Police: 2-year-old, father believed dead in murder-suicide
By MICHAEL R. SISAK
Jun. 07, 2018
NEW YORK (AP) — A 2-year-old Long Island boy and the father suspected of abducting him during a bitter custody fight are believed to be dead in Virginia, each with a gunshot wound in an apparent murder-suicide, police said Wednesday. It was a tragic development in a case where authorities declined to issue an Amber Alert and waited more than six hours to ask the public for help.
Rockbridge County sheriff's deputies tentatively identified the bodies, found in a Jeep Grand Cherokee that had been set on fire in the backyard of a home, as Jovani Ligurgo and his father, John Ligurgo. The Jeep matched the description and license plate of Ligurgo's vehicle. Police in Suffolk County, Long Island said they were still awaiting positive identifications.
Ligurgo, 43, fled with Jovani on Tuesday after setting fire to the bedroom of his condominium, police said. Jovani's mother, Maria Busone, called police when he failed to return the boy to her home at 3:30 p.m., as required by a visitation order. His Jeep was recorded crossing the George Washington Bridge into New Jersey about four hours later.
The bodies were found in Raphine, in central Virginia, about 8:45 a.m. Wednesday. Sheriff's deputies ran the license plate after firefighters were alerted to the Jeep fire and matched it to an advisory sent to law enforcement, police said. Ligurgo did not appear to have any connection to the area.
"It's like a nightmare. It's heartbreaking," Jovani's aunt, Jackie Pulizzi, told The Associated Press. "This poor baby hasn't even gotten a chance to live."
Jovani was just starting to talk, Pulizzi said. He enjoyed the cartoons "PJ Masks" and "Wallykazam" and playing with his cousins and his 26-year-old half-brother, who cried profusely at hearing that the bodies were found.
Pulizzi, who is Busone's sister, said Busone was petitioning for full custody and wanted Ligurgo to undergo drug testing and a psychological examination as a condition of his visitation. A hearing was scheduled for Thursday, she said.
Pulizzi said her sister filed the petition when she decided to end the "toxic" three-year relationship and moved out in April.
Around the same time, she said, Ligurgo was fired from his courier job for smoking marijuana at work. They were never married. Pulizzi said that Ligurgo was selfish and controlling and psychologically abused Busone, frequently calling her terrible names. Her family feared he would do something far worse.
"He was not interested in working anything out," Pulizzi said. "His thought process was, 'If I can't have him, nobody can.' No man of rational thinking does that."
Telephone numbers listed for Ligurgo's parents were disconnected.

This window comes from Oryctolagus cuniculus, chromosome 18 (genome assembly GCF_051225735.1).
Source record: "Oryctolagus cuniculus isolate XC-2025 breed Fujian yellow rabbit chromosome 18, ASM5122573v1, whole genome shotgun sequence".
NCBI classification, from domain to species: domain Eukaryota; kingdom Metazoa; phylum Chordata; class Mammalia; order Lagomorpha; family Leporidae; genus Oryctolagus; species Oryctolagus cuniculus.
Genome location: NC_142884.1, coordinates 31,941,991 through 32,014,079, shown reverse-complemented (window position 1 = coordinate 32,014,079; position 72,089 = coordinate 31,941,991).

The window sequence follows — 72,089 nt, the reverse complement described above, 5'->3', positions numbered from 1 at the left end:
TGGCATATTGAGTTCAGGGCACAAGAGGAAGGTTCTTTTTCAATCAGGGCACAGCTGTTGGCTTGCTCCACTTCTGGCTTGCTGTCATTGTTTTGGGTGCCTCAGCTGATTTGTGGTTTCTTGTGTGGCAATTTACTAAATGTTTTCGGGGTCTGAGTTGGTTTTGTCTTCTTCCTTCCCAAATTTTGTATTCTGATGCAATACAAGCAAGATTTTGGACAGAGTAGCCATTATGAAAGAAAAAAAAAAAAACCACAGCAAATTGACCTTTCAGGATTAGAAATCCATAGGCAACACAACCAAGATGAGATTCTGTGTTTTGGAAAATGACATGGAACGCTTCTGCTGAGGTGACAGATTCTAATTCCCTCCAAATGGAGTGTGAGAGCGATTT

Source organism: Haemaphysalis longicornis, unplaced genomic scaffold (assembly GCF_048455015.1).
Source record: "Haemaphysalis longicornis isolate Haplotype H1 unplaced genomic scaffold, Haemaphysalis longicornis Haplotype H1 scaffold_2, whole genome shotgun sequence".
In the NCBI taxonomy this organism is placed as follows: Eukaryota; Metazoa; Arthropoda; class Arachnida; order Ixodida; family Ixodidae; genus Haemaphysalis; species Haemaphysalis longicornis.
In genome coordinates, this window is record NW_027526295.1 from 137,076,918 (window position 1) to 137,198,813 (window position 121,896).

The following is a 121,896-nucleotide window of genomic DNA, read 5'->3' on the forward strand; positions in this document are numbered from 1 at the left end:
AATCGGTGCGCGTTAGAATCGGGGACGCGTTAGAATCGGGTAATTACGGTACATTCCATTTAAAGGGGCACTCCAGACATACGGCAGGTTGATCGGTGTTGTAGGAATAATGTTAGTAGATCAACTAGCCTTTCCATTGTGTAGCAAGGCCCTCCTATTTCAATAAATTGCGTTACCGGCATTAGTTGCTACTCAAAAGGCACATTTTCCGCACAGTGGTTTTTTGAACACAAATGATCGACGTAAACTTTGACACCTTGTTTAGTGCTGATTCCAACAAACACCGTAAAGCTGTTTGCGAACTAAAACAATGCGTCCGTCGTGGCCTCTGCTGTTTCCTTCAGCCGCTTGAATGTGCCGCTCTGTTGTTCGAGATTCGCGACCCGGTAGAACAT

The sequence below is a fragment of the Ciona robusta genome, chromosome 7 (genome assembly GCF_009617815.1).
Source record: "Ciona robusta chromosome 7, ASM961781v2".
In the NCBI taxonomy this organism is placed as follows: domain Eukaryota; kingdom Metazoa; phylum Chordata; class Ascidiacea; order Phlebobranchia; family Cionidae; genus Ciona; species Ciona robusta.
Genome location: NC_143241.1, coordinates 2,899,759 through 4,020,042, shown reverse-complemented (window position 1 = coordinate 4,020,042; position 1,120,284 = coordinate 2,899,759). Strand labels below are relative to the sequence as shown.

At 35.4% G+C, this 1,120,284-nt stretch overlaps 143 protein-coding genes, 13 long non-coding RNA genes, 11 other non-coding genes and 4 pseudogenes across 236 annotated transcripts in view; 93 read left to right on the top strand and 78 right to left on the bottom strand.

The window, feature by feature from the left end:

Suffolk police asked New York State Police to issue an Amber Alert, but state police said information they provided did not meet the criteria for one.
Amber Alerts are issued only when an abducted child is in danger of serious bodily harm or death and Ligurgo did not have a criminal record or history of violence and had never harmed Jovani, state police said.
Suffolk police said Ligurgo may have been armed with a hunting rifle, but that they had no indication that he would harm his son.
Jovani's family, which had spread photos and updates on Facebook, said Ligurgo's unstable behavior should have justified an Amber Alert.
Instead, Suffolk Police Commissioner Geraldine Hart said, the department issued a "be on the lookout" advisory and sent descriptions of Jovani, Ligurgo and the Jeep to a national law enforcement alert system.
Police started investigating the matter as a missing person case around 6 p.m. — once they connected Jovani's disappearance to the fire — but waited until 12:30 a.m. Wednesday to send a press release seeking the public's help.
"We were gathering the facts of the case, we were reaching out to our law enforcement partners and then the determination was made to reach out to the media," Hart said.
Busone dropped Jovani off at Ligurgo's condominium about 7 a.m. Tuesday, as part of their existing visitation agreement. Pulizzi said Busone grew concerned when Ligurgo wouldn't answer her calls. She called the condominium complex and learned of the fire.
Neighbors said they heard a bang and saw Ligurgo running from his home. No one was there when firefighters arrived.
"The totality of the circumstances indicated this could be serious," Suffolk County Chief of Detectives Gerard Gigante said. "He could have turned up in a hotel room and drove back today, but unfortunately that wasn't the case."
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